the Yellowstone River
Yellowstone River : Carbella Access Site to Livingston
This is the most heavily fished section of the Yellowstone River, flowing
through the beautiful Paradise Valley. Besides offering solid trout
fishing, any angler will be awarded with scenic vistas of the towering
Mountains to the east and the Gallatin Range on the west.
In this section of the Yellowstone River a solid mix of large brown trout,
cutthroat and rainbow trout are found, providing an angler with a wide
variety of fly fishing opportunities.
As in the upper section, the Yellowstone River is typically swollen
and muddy due to spring run-off from mid May to early July, limiting
top water fishing. However, for those times when the river runs clear
due to either cold weather or a limited snow pack, excellent dry fly
fishing can be had using standard Caddis flies, such as the Elk Hair
Caddis. When going after rainbow trout, locate the edges of slow and
fast current, floating the fly right along the seam. Brown trout can
also be taken by floating the fly right along the rivers edge and around
obstructions in the river, such as rocks and downed trees.
Most likely, however, early summer conditions will leave the Yellowstone
River murky and muddy. When this happens, fly fishing this stretch isn't
much different than fishing further upstream discussed previously. Use
large nymphs or large attractors, floating them down deep in slower current.
Dark colors are once again recommended.
Later in summer, this stretch of river, as is the rest of the Yellowstone
River, turns into prime hopper fishing waters. As the river flows through
the Paradise Valley, the riverbanks are lined with grass and hayfields
- prime hopper country. Use a larger hopper in sizes 2-10, noisily plopping
them in the water and floating them right along the banks. If you're
tired of fishing hoppers, attractor flies such as Royal Wulffs also work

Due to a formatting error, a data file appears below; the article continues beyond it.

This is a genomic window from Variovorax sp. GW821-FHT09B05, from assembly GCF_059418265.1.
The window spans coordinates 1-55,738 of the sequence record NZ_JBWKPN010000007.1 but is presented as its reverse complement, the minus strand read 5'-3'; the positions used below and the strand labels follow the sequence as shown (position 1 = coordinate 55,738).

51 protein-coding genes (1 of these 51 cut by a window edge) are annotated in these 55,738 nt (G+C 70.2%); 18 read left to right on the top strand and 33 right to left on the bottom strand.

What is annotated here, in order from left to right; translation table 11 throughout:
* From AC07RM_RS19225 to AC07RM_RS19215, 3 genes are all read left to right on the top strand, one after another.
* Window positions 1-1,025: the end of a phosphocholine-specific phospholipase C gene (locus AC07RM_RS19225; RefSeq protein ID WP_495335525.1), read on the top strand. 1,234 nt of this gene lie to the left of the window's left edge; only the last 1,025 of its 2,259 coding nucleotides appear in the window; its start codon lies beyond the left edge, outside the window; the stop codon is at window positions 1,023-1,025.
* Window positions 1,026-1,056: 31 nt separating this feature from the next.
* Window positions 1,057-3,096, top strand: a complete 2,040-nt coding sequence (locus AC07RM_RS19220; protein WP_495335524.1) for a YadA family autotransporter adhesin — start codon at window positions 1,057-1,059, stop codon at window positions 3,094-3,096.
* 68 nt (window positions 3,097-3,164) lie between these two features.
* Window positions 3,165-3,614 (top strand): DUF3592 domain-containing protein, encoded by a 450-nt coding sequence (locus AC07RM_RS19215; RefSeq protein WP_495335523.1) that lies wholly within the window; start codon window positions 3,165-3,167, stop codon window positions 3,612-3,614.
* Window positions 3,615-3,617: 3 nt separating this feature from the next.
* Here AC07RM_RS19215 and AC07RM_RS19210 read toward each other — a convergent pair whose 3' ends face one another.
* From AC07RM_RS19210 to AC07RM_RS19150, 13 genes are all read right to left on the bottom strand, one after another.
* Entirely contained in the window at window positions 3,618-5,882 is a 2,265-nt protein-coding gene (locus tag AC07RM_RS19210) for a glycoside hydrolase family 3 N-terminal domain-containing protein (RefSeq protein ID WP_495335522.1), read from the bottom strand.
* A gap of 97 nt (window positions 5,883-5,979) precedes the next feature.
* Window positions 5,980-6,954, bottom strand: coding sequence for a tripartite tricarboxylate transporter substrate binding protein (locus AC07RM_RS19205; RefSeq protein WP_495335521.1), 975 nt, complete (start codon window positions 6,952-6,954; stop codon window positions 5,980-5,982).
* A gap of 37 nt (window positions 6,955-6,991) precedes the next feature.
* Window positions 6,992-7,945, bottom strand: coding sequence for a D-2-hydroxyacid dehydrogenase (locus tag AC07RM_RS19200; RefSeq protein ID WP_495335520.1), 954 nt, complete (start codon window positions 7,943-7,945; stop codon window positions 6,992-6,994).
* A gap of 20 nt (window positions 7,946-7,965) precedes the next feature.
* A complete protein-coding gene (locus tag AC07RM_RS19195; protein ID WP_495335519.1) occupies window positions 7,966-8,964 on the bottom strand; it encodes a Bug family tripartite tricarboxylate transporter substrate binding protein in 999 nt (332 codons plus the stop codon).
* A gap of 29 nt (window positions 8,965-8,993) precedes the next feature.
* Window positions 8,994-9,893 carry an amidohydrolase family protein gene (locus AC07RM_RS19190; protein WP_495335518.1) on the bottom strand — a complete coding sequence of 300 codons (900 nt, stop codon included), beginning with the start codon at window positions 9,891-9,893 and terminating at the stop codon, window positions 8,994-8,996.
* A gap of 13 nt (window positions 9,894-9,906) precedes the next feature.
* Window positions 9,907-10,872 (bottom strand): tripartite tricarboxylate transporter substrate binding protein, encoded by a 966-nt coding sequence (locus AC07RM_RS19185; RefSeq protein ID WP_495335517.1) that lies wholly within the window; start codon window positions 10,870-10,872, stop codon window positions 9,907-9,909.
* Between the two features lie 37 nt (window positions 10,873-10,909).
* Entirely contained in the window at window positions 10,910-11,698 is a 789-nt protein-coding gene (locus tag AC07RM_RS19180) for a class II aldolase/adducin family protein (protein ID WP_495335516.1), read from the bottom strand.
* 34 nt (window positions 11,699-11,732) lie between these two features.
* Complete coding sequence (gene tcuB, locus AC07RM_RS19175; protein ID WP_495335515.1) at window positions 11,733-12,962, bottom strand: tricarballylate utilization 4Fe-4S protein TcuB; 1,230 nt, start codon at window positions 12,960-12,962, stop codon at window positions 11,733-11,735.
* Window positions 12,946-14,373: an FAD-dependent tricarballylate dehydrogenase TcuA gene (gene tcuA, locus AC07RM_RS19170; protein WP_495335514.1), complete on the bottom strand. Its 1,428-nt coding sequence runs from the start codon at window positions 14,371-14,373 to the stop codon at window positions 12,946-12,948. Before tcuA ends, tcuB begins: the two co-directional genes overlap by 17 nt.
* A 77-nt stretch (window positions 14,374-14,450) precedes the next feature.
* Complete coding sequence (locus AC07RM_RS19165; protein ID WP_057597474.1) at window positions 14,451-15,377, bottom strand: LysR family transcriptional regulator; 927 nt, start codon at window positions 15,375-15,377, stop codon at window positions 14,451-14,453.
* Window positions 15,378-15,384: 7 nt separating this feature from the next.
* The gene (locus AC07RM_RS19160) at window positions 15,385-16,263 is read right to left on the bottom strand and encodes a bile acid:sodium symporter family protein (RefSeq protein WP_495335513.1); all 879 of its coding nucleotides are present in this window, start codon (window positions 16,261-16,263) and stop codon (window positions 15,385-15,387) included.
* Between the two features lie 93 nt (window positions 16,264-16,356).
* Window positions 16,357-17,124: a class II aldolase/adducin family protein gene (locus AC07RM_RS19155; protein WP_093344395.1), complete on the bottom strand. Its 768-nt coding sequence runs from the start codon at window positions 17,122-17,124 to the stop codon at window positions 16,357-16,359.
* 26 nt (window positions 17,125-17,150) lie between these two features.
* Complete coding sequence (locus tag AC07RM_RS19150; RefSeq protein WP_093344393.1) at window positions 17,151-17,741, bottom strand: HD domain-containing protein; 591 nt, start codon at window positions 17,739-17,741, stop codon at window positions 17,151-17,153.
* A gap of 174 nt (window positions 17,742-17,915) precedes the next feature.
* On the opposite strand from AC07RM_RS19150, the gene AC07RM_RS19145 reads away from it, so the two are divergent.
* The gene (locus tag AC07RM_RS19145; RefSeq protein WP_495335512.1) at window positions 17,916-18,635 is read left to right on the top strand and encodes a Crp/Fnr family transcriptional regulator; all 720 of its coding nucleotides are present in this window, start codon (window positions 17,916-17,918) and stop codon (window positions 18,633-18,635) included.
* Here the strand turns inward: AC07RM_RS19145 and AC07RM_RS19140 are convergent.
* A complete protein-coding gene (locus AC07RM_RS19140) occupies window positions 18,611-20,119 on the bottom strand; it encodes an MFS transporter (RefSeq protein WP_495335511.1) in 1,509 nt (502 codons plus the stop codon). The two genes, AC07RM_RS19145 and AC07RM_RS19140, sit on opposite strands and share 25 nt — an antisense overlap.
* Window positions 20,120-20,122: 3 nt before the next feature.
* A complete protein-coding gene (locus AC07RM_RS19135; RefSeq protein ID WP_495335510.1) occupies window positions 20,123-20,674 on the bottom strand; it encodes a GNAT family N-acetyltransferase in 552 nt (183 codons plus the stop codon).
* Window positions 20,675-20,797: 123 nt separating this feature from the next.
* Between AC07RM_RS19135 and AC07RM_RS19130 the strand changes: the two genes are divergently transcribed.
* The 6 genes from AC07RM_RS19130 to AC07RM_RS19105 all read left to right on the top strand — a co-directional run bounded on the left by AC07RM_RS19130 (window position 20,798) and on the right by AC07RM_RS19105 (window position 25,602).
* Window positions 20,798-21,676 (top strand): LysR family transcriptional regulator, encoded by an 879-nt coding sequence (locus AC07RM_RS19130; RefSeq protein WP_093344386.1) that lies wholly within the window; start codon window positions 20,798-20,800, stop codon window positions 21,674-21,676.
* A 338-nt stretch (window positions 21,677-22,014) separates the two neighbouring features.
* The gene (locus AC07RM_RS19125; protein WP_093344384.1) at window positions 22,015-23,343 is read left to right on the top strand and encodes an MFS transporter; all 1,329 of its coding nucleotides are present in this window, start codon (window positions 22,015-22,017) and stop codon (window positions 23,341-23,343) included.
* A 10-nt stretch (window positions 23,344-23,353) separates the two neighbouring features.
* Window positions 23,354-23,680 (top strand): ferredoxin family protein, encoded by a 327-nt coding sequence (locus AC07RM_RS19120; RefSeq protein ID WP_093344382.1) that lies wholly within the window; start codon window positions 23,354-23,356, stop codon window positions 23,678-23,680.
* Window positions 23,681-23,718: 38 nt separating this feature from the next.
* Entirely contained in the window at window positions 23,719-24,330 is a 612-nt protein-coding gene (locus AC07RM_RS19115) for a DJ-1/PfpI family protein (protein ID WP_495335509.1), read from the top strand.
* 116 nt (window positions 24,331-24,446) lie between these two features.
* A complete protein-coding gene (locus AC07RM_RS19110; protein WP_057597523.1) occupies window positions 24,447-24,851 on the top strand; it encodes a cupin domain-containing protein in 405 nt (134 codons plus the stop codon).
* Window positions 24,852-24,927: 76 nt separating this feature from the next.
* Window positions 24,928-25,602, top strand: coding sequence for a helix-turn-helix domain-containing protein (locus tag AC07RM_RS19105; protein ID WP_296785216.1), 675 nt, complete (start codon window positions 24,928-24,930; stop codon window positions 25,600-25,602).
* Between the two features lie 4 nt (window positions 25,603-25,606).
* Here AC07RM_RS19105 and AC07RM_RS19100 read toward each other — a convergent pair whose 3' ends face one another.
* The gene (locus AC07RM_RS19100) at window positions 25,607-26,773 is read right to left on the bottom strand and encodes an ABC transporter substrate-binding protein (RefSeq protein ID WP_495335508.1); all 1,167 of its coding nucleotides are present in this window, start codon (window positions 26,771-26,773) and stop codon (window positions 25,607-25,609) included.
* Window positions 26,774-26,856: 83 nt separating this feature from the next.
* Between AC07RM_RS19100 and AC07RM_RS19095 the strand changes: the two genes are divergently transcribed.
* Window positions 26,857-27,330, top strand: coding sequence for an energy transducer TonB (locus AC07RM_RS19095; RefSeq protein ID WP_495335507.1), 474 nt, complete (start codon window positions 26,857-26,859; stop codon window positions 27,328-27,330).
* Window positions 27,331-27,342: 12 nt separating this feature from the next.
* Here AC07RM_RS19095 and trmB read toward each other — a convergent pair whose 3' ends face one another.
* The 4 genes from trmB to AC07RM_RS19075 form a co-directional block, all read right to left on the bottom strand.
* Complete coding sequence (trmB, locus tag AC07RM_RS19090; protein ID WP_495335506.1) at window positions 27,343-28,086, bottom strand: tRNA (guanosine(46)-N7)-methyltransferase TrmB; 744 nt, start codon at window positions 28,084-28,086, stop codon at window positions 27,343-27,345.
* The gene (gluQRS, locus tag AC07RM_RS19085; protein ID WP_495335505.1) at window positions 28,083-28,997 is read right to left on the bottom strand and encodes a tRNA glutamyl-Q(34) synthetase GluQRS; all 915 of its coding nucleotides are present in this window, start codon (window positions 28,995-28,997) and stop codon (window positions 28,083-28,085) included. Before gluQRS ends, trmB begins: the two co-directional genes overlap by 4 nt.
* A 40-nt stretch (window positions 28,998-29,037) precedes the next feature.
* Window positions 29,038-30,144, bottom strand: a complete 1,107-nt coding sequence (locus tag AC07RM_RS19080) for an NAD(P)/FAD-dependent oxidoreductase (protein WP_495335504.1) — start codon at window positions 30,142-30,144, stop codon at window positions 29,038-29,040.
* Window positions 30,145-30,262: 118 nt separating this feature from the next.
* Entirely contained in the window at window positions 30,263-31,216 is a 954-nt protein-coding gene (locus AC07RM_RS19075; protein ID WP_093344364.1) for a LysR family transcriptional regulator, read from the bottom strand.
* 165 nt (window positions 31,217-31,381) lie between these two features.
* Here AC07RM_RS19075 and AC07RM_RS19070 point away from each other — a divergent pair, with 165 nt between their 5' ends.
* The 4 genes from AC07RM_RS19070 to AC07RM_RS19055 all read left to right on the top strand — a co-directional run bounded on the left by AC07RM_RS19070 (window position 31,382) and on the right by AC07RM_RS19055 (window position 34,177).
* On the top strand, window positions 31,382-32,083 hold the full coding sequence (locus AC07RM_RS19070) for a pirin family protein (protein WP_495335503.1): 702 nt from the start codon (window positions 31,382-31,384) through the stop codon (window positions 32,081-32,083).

A number of feeder creeks feed into the Yellowstone River along this
section. For the angler who has a boat or is willing to walk along the
riverbanks to reach these feeder creeks, fly fishing at the mouths of
these creeks can provide for some excellent action. Many of these little
creeks have their own little mayfly and caddis hatches, providing the
angler with excellent fly fishing if they happen to be there when the
hatch happens. Additionally, some of these creeks will run clear when
the Yellowstone River is running murky, allowing an angler to fly fish
top water when they would otherwise be forced sub-surface due to spring
run-off. When fly fishing at the mouths of these creeks, float a dry
fly along the seams of fast and slow current, as the large trout will
frequently be found holding there.
Finally, as the Yellowstone River nears Livingston, a number of braids
and channels begin to occur in the river. Don't ignore these channels,
as they often hold large fish. Additionally, since most anglers do tend
to ignore the side channels and braids, fishing pressure tends to be
less. Look for braids and channels that are fairly deep with a decent
current, as they are less likely to have frozen over during the winter
or run dry during a previous summer of low water. While you will find
trout in braids that do freeze over, you won't find many large trout
for the simple reason that food will be scarce in braids that freeze
over during the winter.
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